SEOUL: North and South Korea on Sunday made a crucial step forward in winding down months of high tension, agreeing to reopen a joint industrial zone seen as the last remaining symbol of cross-border reconciliation.
The deal follows months of friction and threats of war by Pyongyang after its February nuclear test attracted tougher United Nations sanctions, further squeezing its struggling economy.
At the end of gruelling 15-hour talks, the two sides said in a joint statement that they had agreed to let South Korean firms restart their shuttered plants at the Kaesong complex near the border when conditions are ripe.
“The South and the North will let business companies at Kaesong resume operation when [they are]ready to do so,” said the joint statement.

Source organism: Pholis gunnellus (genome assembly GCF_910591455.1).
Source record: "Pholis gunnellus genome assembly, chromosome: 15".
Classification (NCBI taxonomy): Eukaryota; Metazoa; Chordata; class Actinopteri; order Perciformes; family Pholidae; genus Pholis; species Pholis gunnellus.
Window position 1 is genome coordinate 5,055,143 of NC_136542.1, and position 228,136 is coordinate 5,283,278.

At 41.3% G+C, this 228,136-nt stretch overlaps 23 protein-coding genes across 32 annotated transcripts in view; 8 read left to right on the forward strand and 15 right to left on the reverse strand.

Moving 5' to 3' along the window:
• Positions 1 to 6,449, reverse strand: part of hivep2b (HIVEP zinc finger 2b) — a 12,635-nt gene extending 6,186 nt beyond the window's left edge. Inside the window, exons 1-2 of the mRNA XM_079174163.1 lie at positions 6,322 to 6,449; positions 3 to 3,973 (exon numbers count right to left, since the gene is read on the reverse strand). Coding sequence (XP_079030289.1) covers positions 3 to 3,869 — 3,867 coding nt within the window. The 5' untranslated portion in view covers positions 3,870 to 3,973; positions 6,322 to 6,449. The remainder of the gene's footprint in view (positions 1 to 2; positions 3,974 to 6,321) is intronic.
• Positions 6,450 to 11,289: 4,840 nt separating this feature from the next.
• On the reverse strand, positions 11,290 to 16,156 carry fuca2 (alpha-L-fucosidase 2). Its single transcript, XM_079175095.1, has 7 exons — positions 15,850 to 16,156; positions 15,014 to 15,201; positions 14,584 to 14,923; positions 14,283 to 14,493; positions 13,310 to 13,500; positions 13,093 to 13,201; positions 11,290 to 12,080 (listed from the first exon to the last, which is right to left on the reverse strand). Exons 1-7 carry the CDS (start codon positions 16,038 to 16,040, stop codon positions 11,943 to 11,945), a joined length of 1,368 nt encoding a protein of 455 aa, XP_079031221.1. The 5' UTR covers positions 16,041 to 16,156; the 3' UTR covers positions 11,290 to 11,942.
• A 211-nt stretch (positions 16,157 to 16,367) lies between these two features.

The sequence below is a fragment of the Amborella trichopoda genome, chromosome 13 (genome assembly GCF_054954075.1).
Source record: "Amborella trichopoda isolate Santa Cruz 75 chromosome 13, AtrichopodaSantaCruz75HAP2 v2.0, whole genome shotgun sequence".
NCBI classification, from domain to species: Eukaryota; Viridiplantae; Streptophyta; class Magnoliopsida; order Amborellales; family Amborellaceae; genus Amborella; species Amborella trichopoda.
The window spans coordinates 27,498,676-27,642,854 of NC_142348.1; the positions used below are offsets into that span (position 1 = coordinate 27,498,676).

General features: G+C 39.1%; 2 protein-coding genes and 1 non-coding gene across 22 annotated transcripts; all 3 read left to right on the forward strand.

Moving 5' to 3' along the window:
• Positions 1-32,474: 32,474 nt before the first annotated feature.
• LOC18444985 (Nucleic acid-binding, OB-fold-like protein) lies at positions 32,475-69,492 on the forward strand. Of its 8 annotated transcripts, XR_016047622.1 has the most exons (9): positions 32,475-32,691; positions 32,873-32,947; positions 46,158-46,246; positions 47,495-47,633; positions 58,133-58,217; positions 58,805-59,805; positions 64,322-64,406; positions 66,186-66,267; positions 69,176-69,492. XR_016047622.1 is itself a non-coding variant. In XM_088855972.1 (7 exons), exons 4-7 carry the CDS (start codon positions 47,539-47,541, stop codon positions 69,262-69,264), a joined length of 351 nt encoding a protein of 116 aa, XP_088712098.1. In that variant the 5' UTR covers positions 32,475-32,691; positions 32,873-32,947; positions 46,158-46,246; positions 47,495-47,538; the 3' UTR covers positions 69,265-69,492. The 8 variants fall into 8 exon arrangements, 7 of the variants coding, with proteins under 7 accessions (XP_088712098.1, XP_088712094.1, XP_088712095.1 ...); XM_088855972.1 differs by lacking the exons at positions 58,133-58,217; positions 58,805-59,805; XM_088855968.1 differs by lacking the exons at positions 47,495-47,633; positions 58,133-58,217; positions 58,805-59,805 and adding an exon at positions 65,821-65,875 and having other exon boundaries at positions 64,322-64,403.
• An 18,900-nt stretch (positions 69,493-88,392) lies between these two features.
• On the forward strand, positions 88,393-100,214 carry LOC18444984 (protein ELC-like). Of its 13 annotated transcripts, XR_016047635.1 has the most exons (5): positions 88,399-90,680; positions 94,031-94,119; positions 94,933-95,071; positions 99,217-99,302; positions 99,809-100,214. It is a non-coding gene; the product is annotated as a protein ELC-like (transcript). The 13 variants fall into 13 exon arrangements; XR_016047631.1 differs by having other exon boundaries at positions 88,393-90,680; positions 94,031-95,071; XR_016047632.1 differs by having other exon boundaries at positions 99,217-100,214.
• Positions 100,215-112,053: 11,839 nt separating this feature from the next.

The two sides will meet again on Wednesday at Kaesong to discuss details over reopening the zone, including a demand from Seoul that the North guarantees it will never again unilaterally shut down the estate.
The North, however, will likely find it hard to accept such a demand as it would amount to Pyongyang accepting full responsibility for the suspension.
The complex—built in 2004 about 10 kilometers (six miles) north of the border as a rare symbol of inter-Korea cooperation—had previously remained largely resilient to turbulence in relations.